A Great Source of Employment

Since 2017, Micro-, small and Medium-sized businesses celebrate their day in recognition of their work in local and global economies. These enterprises, which generally employ fewer than 250 persons, are the backbone of most economies worldwide and play a key role in developing countries.

According to the data provided by the International Council for Small Business (ICSB), formal and informal Micro-, Small and Medium-sized Enterprises (MSMEs) make up over 90% of all firms and account on average for 60-70% of total employment and 50% of GDP.

The General Assembly, recognizing the importance of these enterprises, decided to declare 27 June the Micro-, Small and Medium-sized Enterprises Day to raise public awareness of their contribution to sustainable development.

 

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Micro-, Small and Medium Enterprises, the First Responders to Societal Needs

These types of enterprises are responsible for significant employment and income generation opportunities across the world and have been identified as a major driver of poverty alleviation and development.

MSMEs tend to employ a larger share of the vulnerable sectors of the workforce, such as women, youth, and people from poorer households. MSMEs can even sometimes be the only source of employment in rural areas. As such, MSMEs as a group are the main income provider for the income distribution at the “base of the pyramid”.

MSMEs should be the first responders to societal needs and provide the safety net for inclusiveness.

 

Micro-, small and medium-sized businesses are key to creating the 600 million new jobs needed by 2030 to keep pace with the growth of the world's working-age population, says Amina Mohamed, UN Deputy Secretary General.

 

#MSMEDay19 | Big Money for Small Business: Financing the SDGs

MSME Day 2019 is not only dedicated to raising awareness of the need for greater investment into small and mid-sized businesses in developing countries. It is also a celebration of the gigantic contribution, away from the spotlight, smaller companies make to the global economy.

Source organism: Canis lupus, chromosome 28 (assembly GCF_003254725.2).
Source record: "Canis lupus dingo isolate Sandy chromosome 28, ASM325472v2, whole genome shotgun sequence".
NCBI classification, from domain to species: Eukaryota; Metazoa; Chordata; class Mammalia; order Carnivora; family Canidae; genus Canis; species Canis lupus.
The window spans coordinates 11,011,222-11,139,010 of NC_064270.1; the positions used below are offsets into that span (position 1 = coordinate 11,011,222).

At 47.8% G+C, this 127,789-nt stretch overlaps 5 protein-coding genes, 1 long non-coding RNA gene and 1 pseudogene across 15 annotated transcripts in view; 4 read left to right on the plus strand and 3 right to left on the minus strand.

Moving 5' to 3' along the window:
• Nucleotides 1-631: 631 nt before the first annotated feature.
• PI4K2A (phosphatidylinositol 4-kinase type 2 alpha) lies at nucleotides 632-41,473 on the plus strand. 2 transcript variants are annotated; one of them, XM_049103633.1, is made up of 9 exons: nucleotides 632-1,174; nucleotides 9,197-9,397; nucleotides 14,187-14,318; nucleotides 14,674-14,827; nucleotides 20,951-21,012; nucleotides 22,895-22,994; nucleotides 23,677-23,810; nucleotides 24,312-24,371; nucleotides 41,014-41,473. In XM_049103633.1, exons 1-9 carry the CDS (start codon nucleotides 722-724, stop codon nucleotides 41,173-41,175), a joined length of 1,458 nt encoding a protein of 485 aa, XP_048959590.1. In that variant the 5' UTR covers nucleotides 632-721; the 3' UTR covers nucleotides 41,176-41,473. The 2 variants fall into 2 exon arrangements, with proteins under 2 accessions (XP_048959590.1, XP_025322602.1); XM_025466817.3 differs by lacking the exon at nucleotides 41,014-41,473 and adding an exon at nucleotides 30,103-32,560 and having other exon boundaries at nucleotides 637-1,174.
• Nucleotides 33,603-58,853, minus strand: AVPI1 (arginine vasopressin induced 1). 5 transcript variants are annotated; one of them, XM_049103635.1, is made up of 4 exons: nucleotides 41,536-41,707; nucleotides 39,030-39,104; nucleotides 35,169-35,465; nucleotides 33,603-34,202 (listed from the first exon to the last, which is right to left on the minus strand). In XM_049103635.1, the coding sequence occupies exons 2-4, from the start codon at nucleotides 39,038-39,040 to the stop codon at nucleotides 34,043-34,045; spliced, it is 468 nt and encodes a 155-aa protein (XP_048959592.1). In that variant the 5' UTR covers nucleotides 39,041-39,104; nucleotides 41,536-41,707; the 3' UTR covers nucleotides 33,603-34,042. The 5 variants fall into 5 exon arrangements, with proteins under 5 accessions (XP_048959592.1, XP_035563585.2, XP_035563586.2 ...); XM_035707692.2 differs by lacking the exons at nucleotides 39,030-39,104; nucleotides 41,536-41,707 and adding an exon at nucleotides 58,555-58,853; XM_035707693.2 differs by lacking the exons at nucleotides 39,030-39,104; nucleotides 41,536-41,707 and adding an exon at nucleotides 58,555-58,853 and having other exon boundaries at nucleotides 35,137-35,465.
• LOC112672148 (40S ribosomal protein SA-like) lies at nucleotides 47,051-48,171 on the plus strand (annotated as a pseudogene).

Smaller businesses can be agile in response to a changing world but their size also makes them vulnerable. Access to finance is a primary obstacle. Identifying international market opportunities and navigating trade-related procedures can be harder for small businesses than for their larger competitors.

With the goal of overcoming these challenges, the International Trade Center, United Nations’ entity, works in the internationalization of micro and SMEs. It is precisely this center of the UN that launches on this day its flagship report: "The SME Competitiveness Outlook 2019: Big money for small businesses."

 

How they Contribute to the Achievement of the Sustainable Development Goals

Micro-, small and medium sized enterprises are vital in achieving the Sustainable Development Goals, in particular in promoting innovation, creativity and decent work for all.

Efforts to enhance access to finance for SMEs across key sectors of national economies are an important element of implementation of the Sustainable Development Goals (SDGs). SDG targets 8.3 and 9.3 call for enhancing the access of SMEs to financial services. In addition, SMEs are an important element in the implementation of SDG 8 (decent work and economic growth) and SDG 9 (industry, innovation and infrastructure).

 

Celebration of the Day

The General Assembly invites all Member States, organizations of the United Nations system and other international and regional organizations, as well as civil society, including non-governmental organizations, academia, individuals and other relevant stakeholders, to observe the Day in an appropriate manner and in accordance with national priorities, in order to raise public awareness of their contribution to sustainable development;

It also invites Member States to facilitate the observance of the Day by fostering research presentations, policy discussions, practitioner workshops and business owner testimonials from around the world.

 

Why Do We Mark International Days?

International days are occasions to educate the public on issues of concern, to mobilize political will and resources to address global problems, and to celebrate and reinforce achievements of humanity. The existence of international days predates the establishment of the United Nations, but the UN has embraced them as a powerful advocacy tool. More information available here.